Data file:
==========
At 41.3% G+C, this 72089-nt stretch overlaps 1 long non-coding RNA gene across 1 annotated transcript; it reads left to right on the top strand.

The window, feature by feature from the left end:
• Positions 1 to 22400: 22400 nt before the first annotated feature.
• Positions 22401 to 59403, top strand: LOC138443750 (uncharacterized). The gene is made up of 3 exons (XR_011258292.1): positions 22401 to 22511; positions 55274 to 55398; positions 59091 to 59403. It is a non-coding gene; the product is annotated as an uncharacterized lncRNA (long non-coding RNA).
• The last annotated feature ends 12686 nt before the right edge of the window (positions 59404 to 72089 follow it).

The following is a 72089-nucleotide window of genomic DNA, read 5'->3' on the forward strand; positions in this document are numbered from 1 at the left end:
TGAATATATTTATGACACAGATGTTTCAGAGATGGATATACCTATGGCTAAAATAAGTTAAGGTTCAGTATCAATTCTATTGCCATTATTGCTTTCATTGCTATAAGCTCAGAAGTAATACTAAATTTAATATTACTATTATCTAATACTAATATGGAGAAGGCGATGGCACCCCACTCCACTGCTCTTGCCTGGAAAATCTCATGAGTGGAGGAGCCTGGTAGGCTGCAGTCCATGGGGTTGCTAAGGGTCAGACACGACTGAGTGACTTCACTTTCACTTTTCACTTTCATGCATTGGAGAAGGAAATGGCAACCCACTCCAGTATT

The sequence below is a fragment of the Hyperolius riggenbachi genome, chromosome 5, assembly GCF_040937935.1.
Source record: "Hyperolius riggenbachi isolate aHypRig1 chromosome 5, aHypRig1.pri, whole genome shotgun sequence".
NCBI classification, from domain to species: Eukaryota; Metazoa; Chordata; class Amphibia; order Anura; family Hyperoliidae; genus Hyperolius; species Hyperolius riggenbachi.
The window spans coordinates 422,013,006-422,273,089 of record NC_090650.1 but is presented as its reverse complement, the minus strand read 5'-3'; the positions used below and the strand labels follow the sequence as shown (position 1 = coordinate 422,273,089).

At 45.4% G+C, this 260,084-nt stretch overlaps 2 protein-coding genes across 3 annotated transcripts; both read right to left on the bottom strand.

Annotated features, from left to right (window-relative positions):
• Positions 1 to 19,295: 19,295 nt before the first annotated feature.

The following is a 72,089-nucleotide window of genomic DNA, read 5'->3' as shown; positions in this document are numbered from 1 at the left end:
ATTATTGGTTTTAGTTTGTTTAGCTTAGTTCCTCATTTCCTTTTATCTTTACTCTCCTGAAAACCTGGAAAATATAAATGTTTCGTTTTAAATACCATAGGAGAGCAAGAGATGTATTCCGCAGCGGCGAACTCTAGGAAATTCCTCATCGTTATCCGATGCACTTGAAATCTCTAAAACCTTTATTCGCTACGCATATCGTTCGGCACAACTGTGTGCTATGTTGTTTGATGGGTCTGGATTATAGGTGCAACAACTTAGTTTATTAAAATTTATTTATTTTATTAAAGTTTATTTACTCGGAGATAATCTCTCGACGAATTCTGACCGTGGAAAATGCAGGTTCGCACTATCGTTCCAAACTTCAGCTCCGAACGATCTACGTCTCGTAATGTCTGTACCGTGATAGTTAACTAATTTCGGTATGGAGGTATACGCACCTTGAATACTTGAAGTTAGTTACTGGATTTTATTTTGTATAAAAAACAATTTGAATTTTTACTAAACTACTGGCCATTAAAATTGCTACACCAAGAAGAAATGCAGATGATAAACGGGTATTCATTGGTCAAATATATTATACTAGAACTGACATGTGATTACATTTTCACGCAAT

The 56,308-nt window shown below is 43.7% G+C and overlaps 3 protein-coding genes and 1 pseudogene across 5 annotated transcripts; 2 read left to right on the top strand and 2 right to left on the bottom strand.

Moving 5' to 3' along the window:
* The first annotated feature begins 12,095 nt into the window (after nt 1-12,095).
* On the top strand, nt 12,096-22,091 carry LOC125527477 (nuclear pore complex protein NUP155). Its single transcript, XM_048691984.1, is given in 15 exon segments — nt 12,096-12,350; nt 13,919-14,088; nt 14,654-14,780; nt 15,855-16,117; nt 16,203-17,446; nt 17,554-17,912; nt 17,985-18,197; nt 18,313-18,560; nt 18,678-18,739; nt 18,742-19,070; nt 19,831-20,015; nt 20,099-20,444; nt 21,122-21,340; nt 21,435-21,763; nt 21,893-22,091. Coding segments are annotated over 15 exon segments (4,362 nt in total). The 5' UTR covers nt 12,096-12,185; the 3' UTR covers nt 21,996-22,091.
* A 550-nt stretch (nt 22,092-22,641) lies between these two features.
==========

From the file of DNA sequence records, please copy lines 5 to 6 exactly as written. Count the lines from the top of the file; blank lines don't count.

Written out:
• The last annotated feature ends 12686 nt before the right edge of the window (positions 59404 to 72089 follow it).

The following is a 72089-nucleotide window of genomic DNA, read 5'->3' on the forward strand; positions in this document are numbered from 1 at the left end: